sad girl diaries
 

Elizabeth Sheline '22

Fall 2017

A letter to myself

I'm making this harder than it should be. I, like Baldwin, have started this many times, struggling with the commitment of words to paper. I started it first on the computer, but it didn't feel right. I felt like it should be handwritten, as if it would make it more authentic or something, or maybe more of a risk, harder to run away. Uninhibited. Raw. No holding back. But now, I return to the computer, for pure sake of turning this in.

 

You’re too hard on yourself. I know that's the last thing you want to hear, considering that's the only thing you ever hear. I know it’s tough, especially when the people who say it most are the ones who love to throw around the word “disappointment” or things like, “Don’t we all see something in someone at one point who never quite lives up to our expectations?” So yes, I know it hurts, and sometimes you don’t see it, but you're too hard on yourself. But that doesn’t mean you can sit back and let your mistakes—mistakes that have hurt people—fly on by because "there’s no use in dwelling on the past." No, it means you need to wake up and actually learn from your mistakes, for once. Not to be hard on you...

 

Rather than make you feel like shit about the things you’ve done, I’m going to try a different approach. I’m going to tell you what to work on in hopes that you will have a happier future. Less weight. Yet, I’m still trying to figure out what that means—happiness.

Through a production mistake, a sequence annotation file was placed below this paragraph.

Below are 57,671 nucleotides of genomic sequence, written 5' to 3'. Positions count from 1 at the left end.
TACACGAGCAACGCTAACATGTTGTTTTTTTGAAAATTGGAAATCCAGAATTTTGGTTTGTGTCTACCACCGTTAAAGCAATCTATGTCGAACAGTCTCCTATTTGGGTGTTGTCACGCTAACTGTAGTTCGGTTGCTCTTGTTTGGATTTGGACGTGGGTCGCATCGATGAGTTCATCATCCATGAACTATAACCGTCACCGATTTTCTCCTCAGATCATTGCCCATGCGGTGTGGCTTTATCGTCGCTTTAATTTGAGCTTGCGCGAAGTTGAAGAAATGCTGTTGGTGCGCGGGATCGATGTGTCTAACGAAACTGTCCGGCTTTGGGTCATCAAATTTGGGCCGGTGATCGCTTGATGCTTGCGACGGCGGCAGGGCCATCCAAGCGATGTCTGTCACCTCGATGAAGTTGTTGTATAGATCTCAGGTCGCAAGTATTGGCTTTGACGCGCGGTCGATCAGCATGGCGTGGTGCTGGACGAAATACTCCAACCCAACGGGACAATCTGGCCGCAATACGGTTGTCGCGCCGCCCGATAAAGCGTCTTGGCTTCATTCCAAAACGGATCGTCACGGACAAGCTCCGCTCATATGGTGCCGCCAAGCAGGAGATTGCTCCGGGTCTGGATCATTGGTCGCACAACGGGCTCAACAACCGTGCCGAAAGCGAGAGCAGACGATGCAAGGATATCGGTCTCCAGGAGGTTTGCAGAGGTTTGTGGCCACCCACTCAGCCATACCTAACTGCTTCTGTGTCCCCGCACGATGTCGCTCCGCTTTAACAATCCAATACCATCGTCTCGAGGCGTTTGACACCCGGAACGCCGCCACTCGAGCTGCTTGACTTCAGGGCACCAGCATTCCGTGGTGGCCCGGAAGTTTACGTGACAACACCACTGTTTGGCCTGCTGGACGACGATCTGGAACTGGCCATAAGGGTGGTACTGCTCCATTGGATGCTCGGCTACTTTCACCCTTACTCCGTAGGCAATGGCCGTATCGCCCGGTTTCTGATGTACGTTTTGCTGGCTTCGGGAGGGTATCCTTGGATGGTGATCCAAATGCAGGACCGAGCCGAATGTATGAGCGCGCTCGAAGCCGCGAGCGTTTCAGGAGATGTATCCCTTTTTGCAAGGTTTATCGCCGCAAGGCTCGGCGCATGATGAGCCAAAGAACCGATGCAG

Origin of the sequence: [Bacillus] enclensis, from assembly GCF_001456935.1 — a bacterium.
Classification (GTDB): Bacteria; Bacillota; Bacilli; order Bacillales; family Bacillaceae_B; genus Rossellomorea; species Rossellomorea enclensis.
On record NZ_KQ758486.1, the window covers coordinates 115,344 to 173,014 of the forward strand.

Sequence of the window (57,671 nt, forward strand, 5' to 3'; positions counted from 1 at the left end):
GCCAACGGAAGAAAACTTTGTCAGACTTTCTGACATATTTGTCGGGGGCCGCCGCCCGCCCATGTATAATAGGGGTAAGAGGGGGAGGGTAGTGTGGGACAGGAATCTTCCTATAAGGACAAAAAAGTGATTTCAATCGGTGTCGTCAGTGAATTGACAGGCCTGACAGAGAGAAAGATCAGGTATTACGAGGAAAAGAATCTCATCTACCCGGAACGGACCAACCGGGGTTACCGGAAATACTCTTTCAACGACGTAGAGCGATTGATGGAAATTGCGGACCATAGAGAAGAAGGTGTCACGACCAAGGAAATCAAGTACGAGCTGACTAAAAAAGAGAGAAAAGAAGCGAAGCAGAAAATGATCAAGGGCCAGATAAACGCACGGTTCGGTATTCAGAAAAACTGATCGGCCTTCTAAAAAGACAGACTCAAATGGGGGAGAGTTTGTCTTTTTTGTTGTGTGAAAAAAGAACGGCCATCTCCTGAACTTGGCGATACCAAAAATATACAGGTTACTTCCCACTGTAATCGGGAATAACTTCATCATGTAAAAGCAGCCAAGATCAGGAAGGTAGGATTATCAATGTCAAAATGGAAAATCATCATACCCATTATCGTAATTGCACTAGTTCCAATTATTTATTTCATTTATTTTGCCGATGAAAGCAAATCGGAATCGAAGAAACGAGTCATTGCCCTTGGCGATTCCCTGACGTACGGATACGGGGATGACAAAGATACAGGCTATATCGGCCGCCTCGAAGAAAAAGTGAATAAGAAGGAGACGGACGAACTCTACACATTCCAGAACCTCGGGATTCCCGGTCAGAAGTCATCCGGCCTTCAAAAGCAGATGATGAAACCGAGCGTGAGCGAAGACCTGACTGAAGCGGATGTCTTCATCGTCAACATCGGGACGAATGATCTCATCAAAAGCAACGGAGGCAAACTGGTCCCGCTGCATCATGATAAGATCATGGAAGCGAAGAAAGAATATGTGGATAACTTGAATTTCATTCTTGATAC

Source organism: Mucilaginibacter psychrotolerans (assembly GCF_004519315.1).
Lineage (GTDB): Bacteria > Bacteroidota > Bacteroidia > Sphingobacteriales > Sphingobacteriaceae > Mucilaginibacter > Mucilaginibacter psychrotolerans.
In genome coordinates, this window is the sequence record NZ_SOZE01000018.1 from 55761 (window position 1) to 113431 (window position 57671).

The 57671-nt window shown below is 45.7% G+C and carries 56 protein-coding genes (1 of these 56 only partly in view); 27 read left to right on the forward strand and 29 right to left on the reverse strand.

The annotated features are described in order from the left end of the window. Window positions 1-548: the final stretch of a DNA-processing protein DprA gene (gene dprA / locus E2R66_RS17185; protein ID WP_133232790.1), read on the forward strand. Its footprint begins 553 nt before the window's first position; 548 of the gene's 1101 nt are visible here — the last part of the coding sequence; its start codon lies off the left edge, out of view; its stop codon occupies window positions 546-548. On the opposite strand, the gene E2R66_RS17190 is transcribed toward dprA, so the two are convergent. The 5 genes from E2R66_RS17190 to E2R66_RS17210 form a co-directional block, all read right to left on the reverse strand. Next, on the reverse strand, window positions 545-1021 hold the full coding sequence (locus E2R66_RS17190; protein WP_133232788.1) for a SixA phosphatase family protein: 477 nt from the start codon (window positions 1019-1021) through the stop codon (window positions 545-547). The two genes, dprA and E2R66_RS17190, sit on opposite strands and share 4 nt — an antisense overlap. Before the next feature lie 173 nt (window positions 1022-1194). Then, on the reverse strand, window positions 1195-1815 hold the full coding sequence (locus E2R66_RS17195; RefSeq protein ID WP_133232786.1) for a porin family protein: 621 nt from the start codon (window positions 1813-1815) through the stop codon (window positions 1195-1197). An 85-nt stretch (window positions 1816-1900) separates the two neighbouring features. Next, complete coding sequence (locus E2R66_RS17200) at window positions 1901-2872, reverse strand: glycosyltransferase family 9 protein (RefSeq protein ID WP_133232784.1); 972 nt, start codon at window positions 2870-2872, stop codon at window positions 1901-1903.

1. Put God above all. 

  2. Hug mom more often. Tell her you love her and actually mean it. She needs it more than you know. Don’t let your own selfishness get in the way of showing her love.

  3. Make a black, female friend. You surround yourself with so many people out of convenience. Try surrounding yourself with those you actually want to be around.

  4. To make a new friend, you need to have agency. Get over your fear of speaking on the phone. Small talk. Meeting new people. Put yourself in uncomfortable situations. Being shy used to be cute. Now, it’s not. 

  5. Fail.

  6. Be embarrassed and overcome it.

  7. Be your own motivator. 

  8. Stop caring about what dad thinks, what he thinks about the music you listen to or the movies you watch, the clothes you wear or the length of your hair, the people you talk to or the men you love. 

  9. Accept that, in all likelihood, dad will not change. Try to understand that there is so much that you are missing. So much you will never know or understand. All you can do is be a positive presence, and that maybe one day, he will wake up and see that the world might be a little brighter than he previously believed.

  10. Be spontaneous.

  11. Stop worrying so much. 

  12. Don’t let a salary control your career. Do something because you love it, not because it pays the bills. 

  13. Don't be complacent. 

  14. Respect the man you love, and recognize that God is working through him.

  15. Don’t be afraid of the world, but don’t be blind to its wrongs. 

Read this now. Read this tomorrow. Read this always. Because I know these are the things you want to do and the person you want to be. I have faith in you and God has faith in you. What more do you need?